Just nine metropolitan areas in the U.S. at the end of 2009 could boast the presence of more than 100 commercial and industrial buildings earning the Energy Star label for energy efficiency, according to the just-released list of the EPA’s top 25 cities for Energy Star buildings.
The list (included in full below) offers a general sense of which metro areas are really pushing for greener buildings. But the actual rank on the list shouldn’t be taken at face value, because the number of buildings in a city with superior energy efficiency doesn’t directly correlate with reductions in energy consumption. In this case, size matters.
To determine a facility’s energy performance (the first step toward an Energy Star label), the EPA compares the amount of energy used among similar types of facilities on a scale of 1-100. To qualify for the Energy Star label, a commercial building must earn a score of 75 or higher, while industrial facilities have to score in the top 25 percent (the EPA says its rating system accounts for variables such as operating conditions and regional weather data).
For example, New York City ranks as No. 10 on the EPA’s list, with only 90 buildings. But those 90 buildings include 50.4 million square feet of floor space — more than four times the total floor space of the 120 Energy Star labeled buildings in Lakeland, Fla. So Lakeland ranks higher on the list (No. 7), but its greener buildings deliver only $8.3 million in cost savings, and prevent emissions equivalent to those resulting from 6,300 homes electricity use. By comparison, New York Cities’ 90 buildings deliver $88.3 million in cost savings and prevent emissions equivalent to those from 31,000 homes.
Los Angeles, Calif. holds the top spot on the EPA list, with 293 Energy Star labeled buildings, $93.9 million in cost savings and prevention of emissions equivalent to the impact of 34,800 homes. But the 133 buildings in Houston, Tex. prevent emissions equivalent to 53,400 homes (more than any other metro area on the list), while saving only $73.9 million and earning the city slot No. 6 on the list.
That said, spurring competition among cities to boost the efficiency of commercial buildings is certainly comes as a welcome effort. According to Energy Star, the energy used in commercial buildings and manufacturing plants accounts for nearly half of the country’s power consumption and costs more than $200 billion per year — more than any other sector of the economy.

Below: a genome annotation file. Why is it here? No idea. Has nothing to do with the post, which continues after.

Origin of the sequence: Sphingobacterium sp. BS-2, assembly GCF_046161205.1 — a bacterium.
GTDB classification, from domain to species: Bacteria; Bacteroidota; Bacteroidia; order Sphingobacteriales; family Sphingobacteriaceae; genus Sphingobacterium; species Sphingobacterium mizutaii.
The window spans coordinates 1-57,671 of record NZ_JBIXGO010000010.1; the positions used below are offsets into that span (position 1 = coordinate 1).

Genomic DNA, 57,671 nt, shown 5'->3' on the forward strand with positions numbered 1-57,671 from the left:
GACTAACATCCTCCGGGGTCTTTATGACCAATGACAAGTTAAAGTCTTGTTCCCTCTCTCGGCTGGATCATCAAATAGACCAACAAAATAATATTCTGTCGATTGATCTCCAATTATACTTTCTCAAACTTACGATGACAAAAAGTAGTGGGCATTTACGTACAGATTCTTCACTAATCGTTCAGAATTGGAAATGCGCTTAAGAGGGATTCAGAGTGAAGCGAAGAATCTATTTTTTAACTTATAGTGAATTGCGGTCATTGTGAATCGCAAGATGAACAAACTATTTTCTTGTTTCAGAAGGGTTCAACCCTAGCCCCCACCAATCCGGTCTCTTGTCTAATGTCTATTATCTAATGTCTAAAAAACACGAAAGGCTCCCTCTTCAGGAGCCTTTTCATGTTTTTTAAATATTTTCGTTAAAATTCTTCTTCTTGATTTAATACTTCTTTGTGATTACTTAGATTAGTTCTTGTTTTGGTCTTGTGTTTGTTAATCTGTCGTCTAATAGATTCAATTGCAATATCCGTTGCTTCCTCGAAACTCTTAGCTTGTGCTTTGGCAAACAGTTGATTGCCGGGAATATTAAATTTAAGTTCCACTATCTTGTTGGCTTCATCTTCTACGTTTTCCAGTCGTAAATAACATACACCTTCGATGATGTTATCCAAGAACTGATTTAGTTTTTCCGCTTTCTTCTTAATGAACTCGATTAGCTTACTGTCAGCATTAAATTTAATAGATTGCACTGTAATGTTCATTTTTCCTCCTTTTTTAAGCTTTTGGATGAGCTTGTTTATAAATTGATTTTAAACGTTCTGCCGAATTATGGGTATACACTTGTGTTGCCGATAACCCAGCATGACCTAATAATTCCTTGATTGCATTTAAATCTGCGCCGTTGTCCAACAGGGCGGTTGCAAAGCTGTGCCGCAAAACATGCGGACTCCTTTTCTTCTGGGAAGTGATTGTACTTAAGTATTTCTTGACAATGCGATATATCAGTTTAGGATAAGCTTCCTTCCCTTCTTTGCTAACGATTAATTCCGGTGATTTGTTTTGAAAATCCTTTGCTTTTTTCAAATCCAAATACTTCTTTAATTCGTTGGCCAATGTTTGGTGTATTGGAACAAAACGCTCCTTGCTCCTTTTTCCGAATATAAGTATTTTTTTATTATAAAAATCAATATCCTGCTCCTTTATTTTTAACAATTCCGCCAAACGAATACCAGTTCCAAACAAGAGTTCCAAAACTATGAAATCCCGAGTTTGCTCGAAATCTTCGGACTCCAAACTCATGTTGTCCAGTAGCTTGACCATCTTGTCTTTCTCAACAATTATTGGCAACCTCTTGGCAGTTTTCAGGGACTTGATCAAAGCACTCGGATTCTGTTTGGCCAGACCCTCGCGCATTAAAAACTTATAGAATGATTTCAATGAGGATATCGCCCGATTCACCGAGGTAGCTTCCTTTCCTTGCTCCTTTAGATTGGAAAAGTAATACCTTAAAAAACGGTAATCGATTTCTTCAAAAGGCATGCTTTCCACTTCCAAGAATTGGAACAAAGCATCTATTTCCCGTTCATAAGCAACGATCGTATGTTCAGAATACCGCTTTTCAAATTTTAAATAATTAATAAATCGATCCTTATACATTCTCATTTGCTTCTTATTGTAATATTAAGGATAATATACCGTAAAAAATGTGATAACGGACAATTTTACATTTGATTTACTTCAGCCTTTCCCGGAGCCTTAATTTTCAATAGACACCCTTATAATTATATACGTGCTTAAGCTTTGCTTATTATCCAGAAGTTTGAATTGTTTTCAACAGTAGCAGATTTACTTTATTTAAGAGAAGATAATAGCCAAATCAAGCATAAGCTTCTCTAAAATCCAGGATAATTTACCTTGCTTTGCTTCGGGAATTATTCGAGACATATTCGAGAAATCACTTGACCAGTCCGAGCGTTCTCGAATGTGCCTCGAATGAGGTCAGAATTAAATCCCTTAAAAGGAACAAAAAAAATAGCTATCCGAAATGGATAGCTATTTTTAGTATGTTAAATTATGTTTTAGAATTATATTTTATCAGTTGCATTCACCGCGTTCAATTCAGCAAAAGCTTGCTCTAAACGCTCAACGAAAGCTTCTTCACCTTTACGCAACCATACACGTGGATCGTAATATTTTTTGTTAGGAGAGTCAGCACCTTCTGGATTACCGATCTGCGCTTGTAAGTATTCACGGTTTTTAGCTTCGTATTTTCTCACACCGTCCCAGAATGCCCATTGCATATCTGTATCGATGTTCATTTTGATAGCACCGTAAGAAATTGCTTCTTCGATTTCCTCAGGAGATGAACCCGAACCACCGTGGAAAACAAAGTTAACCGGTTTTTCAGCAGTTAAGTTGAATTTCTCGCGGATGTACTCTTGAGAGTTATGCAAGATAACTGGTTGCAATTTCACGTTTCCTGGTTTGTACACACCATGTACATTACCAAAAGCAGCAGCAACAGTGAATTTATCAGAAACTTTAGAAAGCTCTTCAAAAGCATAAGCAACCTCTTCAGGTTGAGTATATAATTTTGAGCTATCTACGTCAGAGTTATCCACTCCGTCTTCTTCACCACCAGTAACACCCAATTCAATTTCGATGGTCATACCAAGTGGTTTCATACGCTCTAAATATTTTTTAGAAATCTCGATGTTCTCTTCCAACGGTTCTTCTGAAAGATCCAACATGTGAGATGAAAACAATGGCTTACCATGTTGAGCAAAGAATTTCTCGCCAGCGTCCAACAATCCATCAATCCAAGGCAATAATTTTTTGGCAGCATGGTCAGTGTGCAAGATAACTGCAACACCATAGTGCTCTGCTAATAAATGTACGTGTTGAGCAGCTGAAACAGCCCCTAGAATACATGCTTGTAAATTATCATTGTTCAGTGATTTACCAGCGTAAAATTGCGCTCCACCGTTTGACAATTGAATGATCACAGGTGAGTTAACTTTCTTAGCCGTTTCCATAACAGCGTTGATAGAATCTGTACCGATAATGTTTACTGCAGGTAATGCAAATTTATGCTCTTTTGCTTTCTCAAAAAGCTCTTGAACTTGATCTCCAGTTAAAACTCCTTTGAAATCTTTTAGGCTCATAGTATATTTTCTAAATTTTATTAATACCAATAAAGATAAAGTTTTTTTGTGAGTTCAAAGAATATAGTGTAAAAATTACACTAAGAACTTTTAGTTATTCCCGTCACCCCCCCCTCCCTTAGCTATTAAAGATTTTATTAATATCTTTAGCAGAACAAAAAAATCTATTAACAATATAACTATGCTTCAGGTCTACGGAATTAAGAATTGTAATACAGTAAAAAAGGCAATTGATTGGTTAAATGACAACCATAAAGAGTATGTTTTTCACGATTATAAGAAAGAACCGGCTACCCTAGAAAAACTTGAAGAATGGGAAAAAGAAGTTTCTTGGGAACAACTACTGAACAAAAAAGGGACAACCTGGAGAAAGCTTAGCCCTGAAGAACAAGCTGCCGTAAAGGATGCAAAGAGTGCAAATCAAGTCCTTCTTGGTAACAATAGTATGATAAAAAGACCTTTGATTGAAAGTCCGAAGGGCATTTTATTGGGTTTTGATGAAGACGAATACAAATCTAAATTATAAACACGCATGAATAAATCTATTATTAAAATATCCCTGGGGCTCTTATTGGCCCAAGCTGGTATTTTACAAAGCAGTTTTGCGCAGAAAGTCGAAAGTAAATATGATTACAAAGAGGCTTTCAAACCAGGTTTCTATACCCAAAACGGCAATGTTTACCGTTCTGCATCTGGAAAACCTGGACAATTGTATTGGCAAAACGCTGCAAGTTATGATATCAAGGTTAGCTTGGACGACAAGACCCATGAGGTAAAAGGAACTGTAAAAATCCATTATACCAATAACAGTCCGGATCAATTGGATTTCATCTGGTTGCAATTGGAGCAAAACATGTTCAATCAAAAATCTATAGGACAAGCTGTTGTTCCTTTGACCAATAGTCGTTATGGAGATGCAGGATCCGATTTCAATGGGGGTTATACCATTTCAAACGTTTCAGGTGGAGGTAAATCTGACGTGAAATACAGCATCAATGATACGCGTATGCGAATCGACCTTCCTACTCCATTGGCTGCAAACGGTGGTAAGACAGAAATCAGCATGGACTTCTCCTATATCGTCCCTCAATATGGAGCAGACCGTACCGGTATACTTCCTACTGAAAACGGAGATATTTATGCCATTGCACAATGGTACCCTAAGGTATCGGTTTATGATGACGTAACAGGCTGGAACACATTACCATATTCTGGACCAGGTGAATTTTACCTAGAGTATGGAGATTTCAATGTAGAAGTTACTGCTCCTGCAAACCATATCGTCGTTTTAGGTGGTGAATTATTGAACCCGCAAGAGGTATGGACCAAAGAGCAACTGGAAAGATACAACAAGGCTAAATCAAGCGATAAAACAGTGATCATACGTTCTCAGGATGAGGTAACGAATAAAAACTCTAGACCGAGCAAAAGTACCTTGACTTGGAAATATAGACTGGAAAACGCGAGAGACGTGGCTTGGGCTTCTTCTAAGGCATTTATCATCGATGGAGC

The Energy Star program is widely used to identify top energy-performing buildings, and Matthew Macko, a principal with San Francisco-based Environmental Building Strategies, has told us that part of its appeal stems from the fact that the web-based system is quick. It also helps that the label has a federal agency vouching for it that’s well known outside the building industry (the EPA).
But alternative scoring systems have begun to crop up. The American Society of Heating, Refrigerating and Air-Conditioning Engineers unveiled a program last year called Building EQ that’s meant to “expand on the type and amount of information the Energy Star program provides,” presenting buildings with a kind of report card of their energy use. A typical commercial building today would get about a C rating under Building EQ, and while an Energy Star-rated building would likely earn a B.
The basic goal of these types of programs is to highlight information about the environmental impact of a building. From there the hope is for the market to provide a premium for structures that are cleaner and more efficient, and in turn, give owners and developers an incentive to seek out the rating with greener designs.
Photo courtesy of Flickr user O b s k u r a
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